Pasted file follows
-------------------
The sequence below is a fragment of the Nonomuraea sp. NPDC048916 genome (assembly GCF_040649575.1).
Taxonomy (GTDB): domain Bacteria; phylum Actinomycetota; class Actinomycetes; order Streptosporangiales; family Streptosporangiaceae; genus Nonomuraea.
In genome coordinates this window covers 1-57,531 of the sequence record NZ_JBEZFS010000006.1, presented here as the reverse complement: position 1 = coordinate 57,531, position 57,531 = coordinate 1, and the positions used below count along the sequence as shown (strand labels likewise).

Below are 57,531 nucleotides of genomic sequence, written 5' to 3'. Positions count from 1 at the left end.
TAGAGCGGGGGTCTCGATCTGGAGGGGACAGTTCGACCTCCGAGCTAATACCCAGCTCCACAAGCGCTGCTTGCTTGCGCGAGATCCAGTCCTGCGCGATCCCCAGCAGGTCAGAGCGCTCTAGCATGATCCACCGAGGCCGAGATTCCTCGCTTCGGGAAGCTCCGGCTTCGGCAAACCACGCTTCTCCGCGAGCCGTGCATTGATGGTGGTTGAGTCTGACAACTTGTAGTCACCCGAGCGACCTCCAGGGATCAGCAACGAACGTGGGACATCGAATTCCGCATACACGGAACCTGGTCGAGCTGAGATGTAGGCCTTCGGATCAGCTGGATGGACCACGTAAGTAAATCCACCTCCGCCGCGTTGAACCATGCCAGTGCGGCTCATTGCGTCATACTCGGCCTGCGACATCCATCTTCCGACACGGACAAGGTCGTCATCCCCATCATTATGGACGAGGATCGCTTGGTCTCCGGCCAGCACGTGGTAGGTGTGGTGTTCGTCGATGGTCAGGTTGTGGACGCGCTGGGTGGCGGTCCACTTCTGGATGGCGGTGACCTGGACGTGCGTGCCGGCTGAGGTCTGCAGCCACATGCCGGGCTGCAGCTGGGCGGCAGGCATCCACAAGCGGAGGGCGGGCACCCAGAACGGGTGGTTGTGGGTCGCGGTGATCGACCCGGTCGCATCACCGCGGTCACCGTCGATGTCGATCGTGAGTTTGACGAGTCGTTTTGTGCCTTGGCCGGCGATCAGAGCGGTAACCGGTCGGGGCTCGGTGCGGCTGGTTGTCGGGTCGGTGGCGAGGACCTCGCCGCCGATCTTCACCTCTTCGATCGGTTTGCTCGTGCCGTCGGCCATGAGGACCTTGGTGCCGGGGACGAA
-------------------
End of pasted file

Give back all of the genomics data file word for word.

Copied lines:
The sequence below is a fragment of the Nonomuraea sp. NPDC048916 genome (assembly GCF_040649575.1).
Taxonomy (GTDB): domain Bacteria; phylum Actinomycetota; class Actinomycetes; order Streptosporangiales; family Streptosporangiaceae; genus Nonomuraea.
In genome coordinates this window covers 1-57,531 of the sequence record NZ_JBEZFS010000006.1, presented here as the reverse complement: position 1 = coordinate 57,531, position 57,531 = coordinate 1, and the positions used below count along the sequence as shown (strand labels likewise).

Below are 57,531 nucleotides of genomic sequence, written 5' to 3'. Positions count from 1 at the left end.
TAGAGCGGGGGTCTCGATCTGGAGGGGACAGTTCGACCTCCGAGCTAATACCCAGCTCCACAAGCGCTGCTTGCTTGCGCGAGATCCAGTCCTGCGCGATCCCCAGCAGGTCAGAGCGCTCTAGCATGATCCACCGAGGCCGAGATTCCTCGCTTCGGGAAGCTCCGGCTTCGGCAAACCACGCTTCTCCGCGAGCCGTGCATTGATGGTGGTTGAGTCTGACAACTTGTAGTCACCCGAGCGACCTCCAGGGATCAGCAACGAACGTGGGACATCGAATTCCGCATACACGGAACCTGGTCGAGCTGAGATGTAGGCCTTCGGATCAGCTGGATGGACCACGTAAGTAAATCCACCTCCGCCGCGTTGAACCATGCCAGTGCGGCTCATTGCGTCATACTCGGCCTGCGACATCCATCTTCCGACACGGACAAGGTCGTCATCCCCATCATTATGGACGAGGATCGCTTGGTCTCCGGCCAGCACGTGGTAGGTGTGGTGTTCGTCGATGGTCAGGTTGTGGACGCGCTGGGTGGCGGTCCACTTCTGGATGGCGGTGACCTGGACGTGCGTGCCGGCTGAGGTCTGCAGCCACATGCCGGGCTGCAGCTGGGCGGCAGGCATCCACAAGCGGAGGGCGGGCACCCAGAACGGGTGGTTGTGGGTCGCGGTGATCGACCCGGTCGCATCACCGCGGTCACCGTCGATGTCGATCGTGAGTTTGACGAGTCGTTTTGTGCCTTGGCCGGCGATCAGAGCGGTAACCGGTCGGGGCTCGGTGCGGCTGGTTGTCGGGTCGGTGGCGAGGACCTCGCCGCCGATCTTCACCTCTTCGATCGGTTTGCTCGTGCCGTCGGCCATGAGGACCTTGGTGCCGGGGACGAA